The Atlanta Hawks have carved out one of the most unique niches in the league over the last two seasons by building an offense that seems specifically built around catch-and-shoot scoring. Through 7 games, the Hawks lead the league in points off of catch-and-shoot attempts by over three points per game, and score over 12 ppg more than league average on these opportunities. For perspective, roughly 1/3 of all of their FGAs are considered catch-and-shoot. They are also second in points created off of assists per game, second in drives per game — yet they’re in the middle of the pack at secondary assist opportunities. On the flip side, only 21% of their FGAs come off of scoring moves that require more than two dribbles and they are second to last in the league in pull-up jumpers.
The statistics reveal a very deliberate structure to their offense: look for catch-and-shoot opportunities and avoid over dribbling. In other words, they look for a majority of their scoring to come from off-ball action. The primary ball handler — usually Jeff Teague — plays the role of the probe, while the off-ball players use an endless array of screens and cuts to get open shots. This style fits the Hawks personnel very nicely. The roster lacks a true superstar, but they have several of the leagues best shooters at each position. Kyle Korver, Al Horford, Paul Millsap, DeMarre Carroll and Mike Scott are all in the top 50 in catch-and-shoot ppg, and each of them shoot over 47.8% on these FGAs.
The system isn’t only a result of the player’s skill set, Coach Mike Budenholzer has installed offensive sets that are built around an unrelenting amount of off ball screens, short cuts, flare screens and pin downs. They begin most offensive sequences by reversing the ball through a forward who then screens the opposite guard. One of the things that makes this simple action so effective is the screeners are very good at reading how the defense is playing the screen and they adjust on the fly. In this clip, Horford reads the defender jumping the screen and immediately reverses his positioning to set a flare for Teague who gets a great look at an open three-pointer.
The Hawks are constantly looking for opportunities to set double screens and the forwards are incredibly adept at reading Scott, Carroll and Korver when they change direction, positioning themselves for double screen opportunities. In this clip, the initial ball reversal is denied so the Hawks quickly break into HORNS. The Hawks set the double screen for Korver but he elects to short cut the screen, since Iman Shumpert overplays him. This causes Tim Hardaway Jr. to jump into help and frees Carroll to flash to the ball for an open three. Unfortunately, Carroll does a very un-Hawks-like thing and passes up the open catch-and-shoot three and takes three dribbles into a contested floater that misses. This set seems straight forward, and for the most part it is. But what makes it effective is that the Hawks read and react to these types of adjustments very nicely. Korver short cuts which tells Carroll to flash and they both do so without hesitation.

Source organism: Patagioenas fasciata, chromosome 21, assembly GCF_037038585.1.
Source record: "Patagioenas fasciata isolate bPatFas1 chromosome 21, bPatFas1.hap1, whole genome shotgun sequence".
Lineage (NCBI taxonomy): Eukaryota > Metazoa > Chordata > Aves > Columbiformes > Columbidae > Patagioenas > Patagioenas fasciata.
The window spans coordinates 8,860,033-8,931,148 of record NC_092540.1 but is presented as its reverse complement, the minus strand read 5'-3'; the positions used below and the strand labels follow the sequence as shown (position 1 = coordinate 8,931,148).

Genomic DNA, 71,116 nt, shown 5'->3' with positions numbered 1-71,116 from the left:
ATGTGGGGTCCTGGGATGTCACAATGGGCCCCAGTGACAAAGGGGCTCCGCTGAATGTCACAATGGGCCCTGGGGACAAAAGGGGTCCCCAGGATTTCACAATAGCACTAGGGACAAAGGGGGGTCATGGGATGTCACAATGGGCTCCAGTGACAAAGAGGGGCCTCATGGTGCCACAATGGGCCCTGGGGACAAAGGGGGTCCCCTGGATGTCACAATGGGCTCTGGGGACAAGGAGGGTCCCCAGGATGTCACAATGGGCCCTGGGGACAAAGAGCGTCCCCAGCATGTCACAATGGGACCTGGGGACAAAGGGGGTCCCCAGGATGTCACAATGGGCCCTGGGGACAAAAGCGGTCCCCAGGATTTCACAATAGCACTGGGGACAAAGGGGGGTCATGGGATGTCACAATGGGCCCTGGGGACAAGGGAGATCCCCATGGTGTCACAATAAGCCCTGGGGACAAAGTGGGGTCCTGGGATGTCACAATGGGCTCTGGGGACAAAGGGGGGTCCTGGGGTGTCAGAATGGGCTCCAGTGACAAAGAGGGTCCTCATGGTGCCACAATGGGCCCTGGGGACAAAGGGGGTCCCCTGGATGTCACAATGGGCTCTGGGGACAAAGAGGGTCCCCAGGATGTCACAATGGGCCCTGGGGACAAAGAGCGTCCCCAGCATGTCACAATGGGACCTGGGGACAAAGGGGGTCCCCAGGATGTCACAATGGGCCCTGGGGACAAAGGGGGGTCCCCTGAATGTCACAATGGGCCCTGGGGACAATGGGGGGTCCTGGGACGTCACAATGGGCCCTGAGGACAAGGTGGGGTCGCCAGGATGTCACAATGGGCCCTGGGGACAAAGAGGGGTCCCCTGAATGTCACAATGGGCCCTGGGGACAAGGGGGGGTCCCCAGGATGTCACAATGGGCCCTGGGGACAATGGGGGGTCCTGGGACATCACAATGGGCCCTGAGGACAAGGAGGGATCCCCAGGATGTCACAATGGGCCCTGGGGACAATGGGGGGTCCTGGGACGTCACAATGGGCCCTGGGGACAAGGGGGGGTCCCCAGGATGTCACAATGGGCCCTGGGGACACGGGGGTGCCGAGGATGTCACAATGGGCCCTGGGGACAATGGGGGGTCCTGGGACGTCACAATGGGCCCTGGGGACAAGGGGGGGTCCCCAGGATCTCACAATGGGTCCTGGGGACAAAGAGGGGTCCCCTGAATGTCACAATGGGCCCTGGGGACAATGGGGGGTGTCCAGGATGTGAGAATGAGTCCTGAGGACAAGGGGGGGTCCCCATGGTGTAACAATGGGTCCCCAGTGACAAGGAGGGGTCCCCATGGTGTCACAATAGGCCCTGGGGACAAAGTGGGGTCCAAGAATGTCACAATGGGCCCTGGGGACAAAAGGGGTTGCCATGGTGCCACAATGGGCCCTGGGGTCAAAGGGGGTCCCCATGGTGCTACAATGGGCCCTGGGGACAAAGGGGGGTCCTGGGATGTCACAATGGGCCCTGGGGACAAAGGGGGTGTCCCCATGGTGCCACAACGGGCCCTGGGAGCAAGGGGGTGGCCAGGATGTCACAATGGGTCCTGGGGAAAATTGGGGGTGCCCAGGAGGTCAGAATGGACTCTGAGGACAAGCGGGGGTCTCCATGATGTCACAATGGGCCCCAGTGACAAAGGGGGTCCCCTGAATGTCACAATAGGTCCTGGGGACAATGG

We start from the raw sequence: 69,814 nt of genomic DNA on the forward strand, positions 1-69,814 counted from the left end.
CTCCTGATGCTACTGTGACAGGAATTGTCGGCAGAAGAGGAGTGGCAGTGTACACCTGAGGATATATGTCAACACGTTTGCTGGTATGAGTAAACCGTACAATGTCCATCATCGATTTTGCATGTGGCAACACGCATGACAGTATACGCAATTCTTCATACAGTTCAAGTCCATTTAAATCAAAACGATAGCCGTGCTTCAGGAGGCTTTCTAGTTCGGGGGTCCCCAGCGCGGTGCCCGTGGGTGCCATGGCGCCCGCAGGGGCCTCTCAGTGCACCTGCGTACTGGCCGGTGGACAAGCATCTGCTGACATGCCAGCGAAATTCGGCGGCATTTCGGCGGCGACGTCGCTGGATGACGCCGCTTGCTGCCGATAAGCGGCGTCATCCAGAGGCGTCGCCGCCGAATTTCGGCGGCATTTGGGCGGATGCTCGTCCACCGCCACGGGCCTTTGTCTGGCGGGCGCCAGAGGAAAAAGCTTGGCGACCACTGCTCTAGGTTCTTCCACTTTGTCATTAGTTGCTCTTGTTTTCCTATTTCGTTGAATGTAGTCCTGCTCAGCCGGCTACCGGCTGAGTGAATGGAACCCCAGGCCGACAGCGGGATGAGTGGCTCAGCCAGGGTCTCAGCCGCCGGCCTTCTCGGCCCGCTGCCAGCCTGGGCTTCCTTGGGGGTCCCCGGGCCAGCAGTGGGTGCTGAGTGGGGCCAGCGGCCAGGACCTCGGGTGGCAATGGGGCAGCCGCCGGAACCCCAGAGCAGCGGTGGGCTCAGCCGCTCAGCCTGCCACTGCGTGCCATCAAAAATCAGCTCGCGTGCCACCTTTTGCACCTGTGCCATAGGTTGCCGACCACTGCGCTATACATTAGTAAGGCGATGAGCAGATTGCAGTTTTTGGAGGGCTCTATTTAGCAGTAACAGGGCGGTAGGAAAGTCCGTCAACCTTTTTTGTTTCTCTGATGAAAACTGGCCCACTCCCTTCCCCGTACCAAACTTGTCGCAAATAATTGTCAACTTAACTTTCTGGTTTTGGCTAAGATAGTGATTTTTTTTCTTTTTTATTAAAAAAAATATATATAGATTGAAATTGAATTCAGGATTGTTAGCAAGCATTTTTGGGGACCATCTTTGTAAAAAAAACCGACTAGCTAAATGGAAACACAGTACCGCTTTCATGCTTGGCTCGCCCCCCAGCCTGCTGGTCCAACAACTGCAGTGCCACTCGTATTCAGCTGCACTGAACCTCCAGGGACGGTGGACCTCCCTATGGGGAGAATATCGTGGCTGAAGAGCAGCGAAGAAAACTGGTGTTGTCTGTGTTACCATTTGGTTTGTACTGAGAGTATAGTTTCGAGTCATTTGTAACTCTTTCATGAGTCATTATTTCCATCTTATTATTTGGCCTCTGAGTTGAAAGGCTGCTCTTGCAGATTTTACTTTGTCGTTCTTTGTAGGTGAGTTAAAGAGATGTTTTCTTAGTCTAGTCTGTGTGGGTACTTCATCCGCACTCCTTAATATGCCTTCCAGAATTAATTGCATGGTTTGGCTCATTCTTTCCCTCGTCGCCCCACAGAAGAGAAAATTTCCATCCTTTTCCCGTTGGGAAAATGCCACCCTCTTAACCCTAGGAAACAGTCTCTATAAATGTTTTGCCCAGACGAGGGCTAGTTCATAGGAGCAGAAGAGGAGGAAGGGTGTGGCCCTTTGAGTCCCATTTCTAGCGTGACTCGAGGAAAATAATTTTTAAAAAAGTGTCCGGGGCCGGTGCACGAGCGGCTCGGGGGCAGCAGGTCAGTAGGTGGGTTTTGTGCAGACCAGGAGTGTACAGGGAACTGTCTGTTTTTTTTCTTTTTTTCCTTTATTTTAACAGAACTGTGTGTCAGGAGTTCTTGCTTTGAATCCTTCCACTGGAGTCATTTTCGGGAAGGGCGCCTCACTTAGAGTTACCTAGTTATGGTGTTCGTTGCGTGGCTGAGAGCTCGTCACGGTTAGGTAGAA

One reason the Hawks look for catch-and-shoot opportunities so frequently is because they don’t have an elite isolation scorer. This season, Carroll and Millsap have developed the bad habit of taking low-percentage isolations late in the shot clock, but I suspect those possessions will become fewer and fewer as the team regains the form they had going into the playoffs last season. In this clip, the Hawks run their usual ball reversal action but are unable to get the ball back in Teague’s hands with the away screen. Millsap becomes the release and after two awkward, useless dribbles, he passes to Carrol who hesitates and is forced into an ill-fated isolation.
These isolations are few and far between for the Hawks and they are at their best when they avoid them all together. Their strength is in their ball movement and their philosophy that everyone has a green light to catch-and-shoot. In this final clip, Pero Antic comes out of the post to set a corner ball screen. The Knicks run “Ice,” and Antic abandons the screen in favor of a spot-up. Not every team can make their center a threat to shoot the three, but the Hawks’ strength is in their forwards ability to make quick reads and to become catch-and-shoot threats when the situation calls for it.
Budenholzer was an assistant under Gregg Popovich for 16 years before joining the Hawks. Their connection goes even deeper as Popovich recruited a young Budenholzer to play for him at Pomona-Pitzer back in the 80’s. Pop’s influence is very noticeable in Budenholzer and the system that he has built most closely resembles the Spurs. It’s the constant wave of screens, drives, flares, cuts and off ball movement that forces the defense to read and react over and over again and highlights a roster of high IQ, talented shooters who have bought in to an offense that aggressively looks for catch-and-shoot opportunities. Budenholzer has taken that strategy and adjusted it for his team’s strength and as a result, the Hawks produce a unique brand of basketball that gets a catch and shoot FGA on nearly half of their possessions.